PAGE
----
Showtime forgoes flash in favor of subtlety with “Last Call,” an engaging, sleepy project that gathers steam with each passing scene. Based on the Frances Kroll memoir “Against the Current: As I Remember F. Scott Fitzgerald,” pic is a flawed but revealing snapshot of the novelist in the twilight of his life. Jeremy Irons as Fitzgerald and Neve Campbell as his trusted secretary Kroll create an intriguing dynamic of protege and pupil, while the movie explores how Fitzgerald’s final book, “The Last Tycoon,” made it to publication after his death.
By 1939, nearly all of Fitzgerald’s fame and a good deal of his money had run dry. His books were out of print and his notoriety all but forgotten. With his flamboyant wife, Zelda, institutionalized and his daughter enrolled at Vassar, he still had to pay the bills.
He hires the soft-spoken and hard-working Frances as his secretary for $35 a week. An aspiring novelist unfamiliar with his work, she is at first taken aback by Fitzgerald’s drunken antics and unorthodox working routine. Much to Frances’ surprise, Fitzgerald conducts the job interview from his bed and, on her first day, she witnesses a volatile fight between him and his gossip columnist girlfriend, Sheilah Graham (Natalie Radford).
Fitzgerald needs someone to take dictation and type pages for a new book based loosely on MGM honcho Irving G. Thalberg, but Frances finds herself more often running interference for Graham, disposing of numerous gin bottles and making fudge.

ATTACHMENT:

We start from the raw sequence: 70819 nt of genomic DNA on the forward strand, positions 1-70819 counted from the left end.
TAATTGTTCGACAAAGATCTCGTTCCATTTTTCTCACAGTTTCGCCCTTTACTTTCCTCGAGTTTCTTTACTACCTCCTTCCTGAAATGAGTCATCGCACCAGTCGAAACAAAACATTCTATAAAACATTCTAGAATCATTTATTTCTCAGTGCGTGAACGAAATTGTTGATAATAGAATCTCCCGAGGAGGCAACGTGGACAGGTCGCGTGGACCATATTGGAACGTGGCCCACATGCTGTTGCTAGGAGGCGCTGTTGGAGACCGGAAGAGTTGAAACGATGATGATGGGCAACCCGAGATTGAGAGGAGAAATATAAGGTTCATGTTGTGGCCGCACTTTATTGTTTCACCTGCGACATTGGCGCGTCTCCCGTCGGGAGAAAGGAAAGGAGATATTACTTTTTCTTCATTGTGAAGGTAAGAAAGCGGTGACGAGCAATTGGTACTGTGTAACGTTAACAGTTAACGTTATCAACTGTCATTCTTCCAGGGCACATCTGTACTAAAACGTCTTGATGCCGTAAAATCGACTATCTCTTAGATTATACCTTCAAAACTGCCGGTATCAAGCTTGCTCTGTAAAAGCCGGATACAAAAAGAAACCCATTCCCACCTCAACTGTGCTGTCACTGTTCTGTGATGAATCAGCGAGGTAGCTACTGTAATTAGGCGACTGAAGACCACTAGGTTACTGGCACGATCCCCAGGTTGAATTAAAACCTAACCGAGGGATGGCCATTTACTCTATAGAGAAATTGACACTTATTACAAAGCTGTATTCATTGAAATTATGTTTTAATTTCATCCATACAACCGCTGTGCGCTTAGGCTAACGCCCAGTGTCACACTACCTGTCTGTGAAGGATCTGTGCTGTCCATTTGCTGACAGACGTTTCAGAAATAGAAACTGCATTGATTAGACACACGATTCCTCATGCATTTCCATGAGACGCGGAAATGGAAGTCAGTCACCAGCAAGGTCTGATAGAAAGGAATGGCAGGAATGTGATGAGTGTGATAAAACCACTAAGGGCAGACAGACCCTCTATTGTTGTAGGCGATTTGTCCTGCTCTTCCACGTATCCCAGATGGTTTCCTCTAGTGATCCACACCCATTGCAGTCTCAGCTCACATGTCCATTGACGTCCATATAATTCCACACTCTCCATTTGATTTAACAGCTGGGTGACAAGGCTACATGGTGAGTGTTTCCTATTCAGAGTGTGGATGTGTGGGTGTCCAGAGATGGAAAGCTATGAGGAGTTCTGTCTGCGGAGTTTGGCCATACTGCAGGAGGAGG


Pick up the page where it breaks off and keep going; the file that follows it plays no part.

Over their nearly two-year relationship, Frances develops a protective attachment to her boss. In exchange for her loyalty, Fitzgerald helps her with her writing by giving brutally honest criticism. He doesn’t exactly pass Frances the literary torch, but she does become keeper of the flame. After his death of a heart attack in 1940, Frances champions the writer by pushing to have the incomplete novel published.
As Fitzgerald, Irons at first doesn’t appear to capture the essence of the larger-than-life novelist, but the actor eventually conveys the tormented genius persona without giving a Jekyll-and-Hyde performance.
Campbell’s turn as Frances is a departure, and she covers the new territory with grace and maturity. “Last Call” makes a point to show that Frances, although a trusted friend, never breaks into Fitzgerald’s inner circle; in one particularly poignant scene, she waits patiently for her turn to dance with Fitzgerald, but he never asks.
Director-writer Henry Bromell, a Fitzgerald aficionado, has created a loving but somewhat glossy tribute to his literary hero. His script reveals a truly touching interpersonal relationship, but it’s heavily veiled with sentimental affection. His only major misstep is including Zelda as an apparition. While Sissy Spacek is an inspired choice, it’s one that fizzles in execution; it’s as if Fitzgerald’s genius is fueled only by his demons.
Jeffrey Jur’s lensing is solid, but the dark Toronto location betrays what is supposed to be the sun-soaked decadence of early Hollywood. Rosalie Board’s immaculate set decoration reflects the cultured style of the time, while Resa McConaghy’s costumes offer a nostalgic look at some of the era’s more attractive designs.